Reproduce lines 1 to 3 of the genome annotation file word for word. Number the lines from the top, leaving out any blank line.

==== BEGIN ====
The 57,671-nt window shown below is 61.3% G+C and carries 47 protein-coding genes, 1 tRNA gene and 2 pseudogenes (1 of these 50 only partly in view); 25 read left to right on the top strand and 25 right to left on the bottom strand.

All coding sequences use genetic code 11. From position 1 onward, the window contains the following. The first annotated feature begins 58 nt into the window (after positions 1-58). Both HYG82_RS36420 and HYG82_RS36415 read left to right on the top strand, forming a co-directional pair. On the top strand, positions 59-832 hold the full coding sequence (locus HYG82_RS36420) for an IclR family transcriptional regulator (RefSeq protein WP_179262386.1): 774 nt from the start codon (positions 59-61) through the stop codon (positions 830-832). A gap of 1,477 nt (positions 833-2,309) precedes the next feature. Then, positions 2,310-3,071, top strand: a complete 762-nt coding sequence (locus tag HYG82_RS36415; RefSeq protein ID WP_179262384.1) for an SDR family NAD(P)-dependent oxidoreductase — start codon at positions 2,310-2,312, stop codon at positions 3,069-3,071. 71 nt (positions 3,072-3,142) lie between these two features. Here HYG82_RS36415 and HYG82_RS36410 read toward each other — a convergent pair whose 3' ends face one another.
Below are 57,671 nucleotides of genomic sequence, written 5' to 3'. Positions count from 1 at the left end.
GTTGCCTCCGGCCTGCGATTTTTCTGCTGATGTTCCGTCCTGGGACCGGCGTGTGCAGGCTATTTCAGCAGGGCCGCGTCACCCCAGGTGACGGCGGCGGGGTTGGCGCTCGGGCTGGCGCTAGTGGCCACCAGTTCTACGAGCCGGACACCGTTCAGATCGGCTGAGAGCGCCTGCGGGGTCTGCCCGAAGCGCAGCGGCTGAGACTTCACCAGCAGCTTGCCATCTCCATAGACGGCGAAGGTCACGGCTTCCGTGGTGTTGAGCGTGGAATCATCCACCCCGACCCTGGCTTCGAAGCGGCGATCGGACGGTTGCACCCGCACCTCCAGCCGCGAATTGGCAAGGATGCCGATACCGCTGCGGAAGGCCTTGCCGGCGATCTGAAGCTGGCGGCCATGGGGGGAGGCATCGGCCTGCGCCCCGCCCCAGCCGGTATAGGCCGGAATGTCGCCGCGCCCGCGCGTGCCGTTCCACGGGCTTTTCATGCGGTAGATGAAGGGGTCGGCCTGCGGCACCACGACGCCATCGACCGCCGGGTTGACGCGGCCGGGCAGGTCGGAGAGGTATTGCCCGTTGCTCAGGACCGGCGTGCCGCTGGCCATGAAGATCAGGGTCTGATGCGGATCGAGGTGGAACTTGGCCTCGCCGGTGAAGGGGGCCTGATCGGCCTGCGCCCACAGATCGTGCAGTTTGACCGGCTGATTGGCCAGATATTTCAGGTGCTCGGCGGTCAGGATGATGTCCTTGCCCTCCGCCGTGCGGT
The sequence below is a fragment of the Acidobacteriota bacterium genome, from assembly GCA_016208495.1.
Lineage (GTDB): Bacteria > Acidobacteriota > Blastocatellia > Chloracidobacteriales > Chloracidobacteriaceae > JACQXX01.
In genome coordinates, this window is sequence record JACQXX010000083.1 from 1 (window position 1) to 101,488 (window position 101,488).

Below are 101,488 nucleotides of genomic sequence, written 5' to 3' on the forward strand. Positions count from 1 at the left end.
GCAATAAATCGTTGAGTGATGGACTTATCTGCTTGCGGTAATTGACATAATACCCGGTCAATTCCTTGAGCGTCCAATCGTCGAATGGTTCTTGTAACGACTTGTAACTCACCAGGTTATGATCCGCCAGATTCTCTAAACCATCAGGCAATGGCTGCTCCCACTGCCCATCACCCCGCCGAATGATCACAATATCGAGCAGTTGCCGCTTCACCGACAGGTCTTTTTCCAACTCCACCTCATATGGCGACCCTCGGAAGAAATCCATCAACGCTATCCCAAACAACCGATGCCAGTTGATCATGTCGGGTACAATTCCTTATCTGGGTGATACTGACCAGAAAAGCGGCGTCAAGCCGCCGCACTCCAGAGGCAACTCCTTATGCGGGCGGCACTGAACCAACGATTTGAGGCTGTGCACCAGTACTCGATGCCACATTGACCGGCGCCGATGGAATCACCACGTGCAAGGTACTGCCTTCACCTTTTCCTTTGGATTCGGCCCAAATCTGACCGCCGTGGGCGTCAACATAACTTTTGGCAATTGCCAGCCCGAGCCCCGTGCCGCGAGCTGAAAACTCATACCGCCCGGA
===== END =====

The 57,671-nt window shown below is 61.3% G+C and carries 47 protein-coding genes, 1 tRNA gene and 2 pseudogenes (1 of these 50 only partly in view); 25 read left to right on the top strand and 25 right to left on the bottom strand.

All coding sequences use genetic code 11. From position 1 onward, the window contains the following. The first annotated feature begins 58 nt into the window (after positions 1-58). Both HYG82_RS36420 and HYG82_RS36415 read left to right on the top strand, forming a co-directional pair. On the top strand, positions 59-832 hold the full coding sequence (locus HYG82_RS36420) for an IclR family transcriptional regulator (RefSeq protein WP_179262386.1): 774 nt from the start codon (positions 59-61) through the stop codon (positions 830-832). A gap of 1,477 nt (positions 833-2,309) precedes the next feature. Then, positions 2,310-3,071, top strand: a complete 762-nt coding sequence (locus tag HYG82_RS36415; RefSeq protein ID WP_179262384.1) for an SDR family NAD(P)-dependent oxidoreductase — start codon at positions 2,310-2,312, stop codon at positions 3,069-3,071. 71 nt (positions 3,072-3,142) lie between these two features. Here HYG82_RS36415 and HYG82_RS36410 read toward each other — a convergent pair whose 3' ends face one another.
Below are 57,671 nucleotides of genomic sequence, written 5' to 3'. Positions count from 1 at the left end.